New statistics released by the Department for Education show that the overall pupil absence rate in schools in England has increased slightly to 4.7% in autumn and spring 2017/18, compared to 4.5% during the same period the year before.
The increase reflects a rise in the rates of authorised, unauthorised and persistent absence. As in previous years, illness was the most common cause of absence. There had been a slight increase in unauthorised absence due to family holidays.
Absence rates were higher for some groups of pupils than others: those eligible for free school meals and those with special educational needs (SEN) were more likely to be absent. While this may be related to medical issues for some pupils with SEN, it is worth considering how pupil premium funds could be utilised to address low attendance among pupils eligible for free school meals.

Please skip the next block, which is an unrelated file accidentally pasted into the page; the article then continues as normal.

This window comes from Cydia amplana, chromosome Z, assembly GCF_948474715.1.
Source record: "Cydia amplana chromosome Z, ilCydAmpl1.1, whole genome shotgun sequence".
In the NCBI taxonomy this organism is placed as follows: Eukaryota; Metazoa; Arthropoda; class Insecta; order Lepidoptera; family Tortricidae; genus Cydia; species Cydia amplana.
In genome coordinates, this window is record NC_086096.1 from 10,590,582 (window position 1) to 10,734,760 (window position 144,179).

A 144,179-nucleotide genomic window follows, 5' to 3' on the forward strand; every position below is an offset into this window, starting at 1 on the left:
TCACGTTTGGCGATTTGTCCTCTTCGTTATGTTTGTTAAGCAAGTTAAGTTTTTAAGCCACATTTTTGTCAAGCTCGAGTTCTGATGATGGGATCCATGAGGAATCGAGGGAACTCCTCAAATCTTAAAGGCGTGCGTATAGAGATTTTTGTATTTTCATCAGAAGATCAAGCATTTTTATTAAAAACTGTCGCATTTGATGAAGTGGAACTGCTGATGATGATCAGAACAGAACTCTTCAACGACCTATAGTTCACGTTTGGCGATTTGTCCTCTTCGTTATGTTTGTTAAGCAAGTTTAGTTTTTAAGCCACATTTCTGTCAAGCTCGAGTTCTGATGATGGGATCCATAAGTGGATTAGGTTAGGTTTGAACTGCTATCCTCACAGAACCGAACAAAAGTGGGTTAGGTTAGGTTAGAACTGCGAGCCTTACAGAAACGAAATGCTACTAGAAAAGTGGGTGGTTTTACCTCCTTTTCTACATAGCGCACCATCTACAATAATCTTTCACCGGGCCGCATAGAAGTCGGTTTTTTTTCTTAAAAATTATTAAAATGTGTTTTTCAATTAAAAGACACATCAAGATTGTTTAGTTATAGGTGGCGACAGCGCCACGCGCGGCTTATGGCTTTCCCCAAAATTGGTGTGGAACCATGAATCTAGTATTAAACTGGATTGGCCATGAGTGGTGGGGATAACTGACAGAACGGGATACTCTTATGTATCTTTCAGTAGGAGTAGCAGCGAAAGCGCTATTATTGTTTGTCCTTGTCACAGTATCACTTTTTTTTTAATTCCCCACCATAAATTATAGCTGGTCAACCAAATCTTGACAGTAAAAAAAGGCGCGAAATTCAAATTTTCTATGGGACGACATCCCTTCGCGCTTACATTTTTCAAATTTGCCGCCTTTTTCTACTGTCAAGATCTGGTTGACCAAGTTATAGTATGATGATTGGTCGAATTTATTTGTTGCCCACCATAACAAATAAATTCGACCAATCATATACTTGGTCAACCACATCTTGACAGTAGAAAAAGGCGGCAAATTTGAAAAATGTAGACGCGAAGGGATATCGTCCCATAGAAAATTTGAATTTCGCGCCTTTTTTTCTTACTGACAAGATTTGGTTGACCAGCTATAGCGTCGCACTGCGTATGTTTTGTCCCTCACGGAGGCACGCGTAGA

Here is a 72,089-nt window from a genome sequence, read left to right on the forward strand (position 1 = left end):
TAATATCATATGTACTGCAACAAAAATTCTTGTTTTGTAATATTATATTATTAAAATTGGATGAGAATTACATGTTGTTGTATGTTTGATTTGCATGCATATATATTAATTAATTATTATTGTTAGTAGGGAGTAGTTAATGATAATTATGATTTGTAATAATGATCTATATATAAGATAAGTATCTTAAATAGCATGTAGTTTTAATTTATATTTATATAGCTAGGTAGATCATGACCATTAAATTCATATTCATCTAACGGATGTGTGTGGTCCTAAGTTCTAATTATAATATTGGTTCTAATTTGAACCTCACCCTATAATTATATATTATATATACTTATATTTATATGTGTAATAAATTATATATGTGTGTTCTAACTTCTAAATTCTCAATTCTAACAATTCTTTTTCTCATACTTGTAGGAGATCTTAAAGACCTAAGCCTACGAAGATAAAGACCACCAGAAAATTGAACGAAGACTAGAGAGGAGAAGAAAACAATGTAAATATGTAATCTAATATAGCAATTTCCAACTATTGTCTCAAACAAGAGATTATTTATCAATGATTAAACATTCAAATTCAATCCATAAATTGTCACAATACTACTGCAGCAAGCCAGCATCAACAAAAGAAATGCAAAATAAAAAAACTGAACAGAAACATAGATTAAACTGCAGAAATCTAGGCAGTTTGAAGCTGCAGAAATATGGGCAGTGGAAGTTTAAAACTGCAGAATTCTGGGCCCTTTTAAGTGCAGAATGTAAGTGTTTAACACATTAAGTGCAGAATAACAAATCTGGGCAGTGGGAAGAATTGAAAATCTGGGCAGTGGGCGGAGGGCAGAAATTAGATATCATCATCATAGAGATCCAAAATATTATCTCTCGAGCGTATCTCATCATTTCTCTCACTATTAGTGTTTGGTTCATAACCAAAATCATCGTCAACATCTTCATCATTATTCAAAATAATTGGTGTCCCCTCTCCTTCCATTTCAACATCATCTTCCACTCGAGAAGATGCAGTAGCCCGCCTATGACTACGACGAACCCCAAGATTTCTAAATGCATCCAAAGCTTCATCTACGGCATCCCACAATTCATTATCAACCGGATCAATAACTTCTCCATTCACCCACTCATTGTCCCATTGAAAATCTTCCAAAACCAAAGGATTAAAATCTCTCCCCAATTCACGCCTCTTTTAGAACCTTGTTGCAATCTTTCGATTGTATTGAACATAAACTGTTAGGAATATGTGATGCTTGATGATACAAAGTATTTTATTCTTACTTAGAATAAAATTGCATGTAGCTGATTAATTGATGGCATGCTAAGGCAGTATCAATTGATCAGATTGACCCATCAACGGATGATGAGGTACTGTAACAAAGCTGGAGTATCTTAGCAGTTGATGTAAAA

The highest overall absence rates were found among Traveller of Irish Heritage and Gypsy/Roma pupils; those governing schools with pupils from these groups may be interested in research published by LKMCo last year which explores some barriers to achievement that gypsy, Roma and traveller pupils experience.
Governing boards should be aware of how attendance in their school(s) compares to national averages, including among different groups of pupils, and work with senior leaders to identify and address drivers of avoidable absence.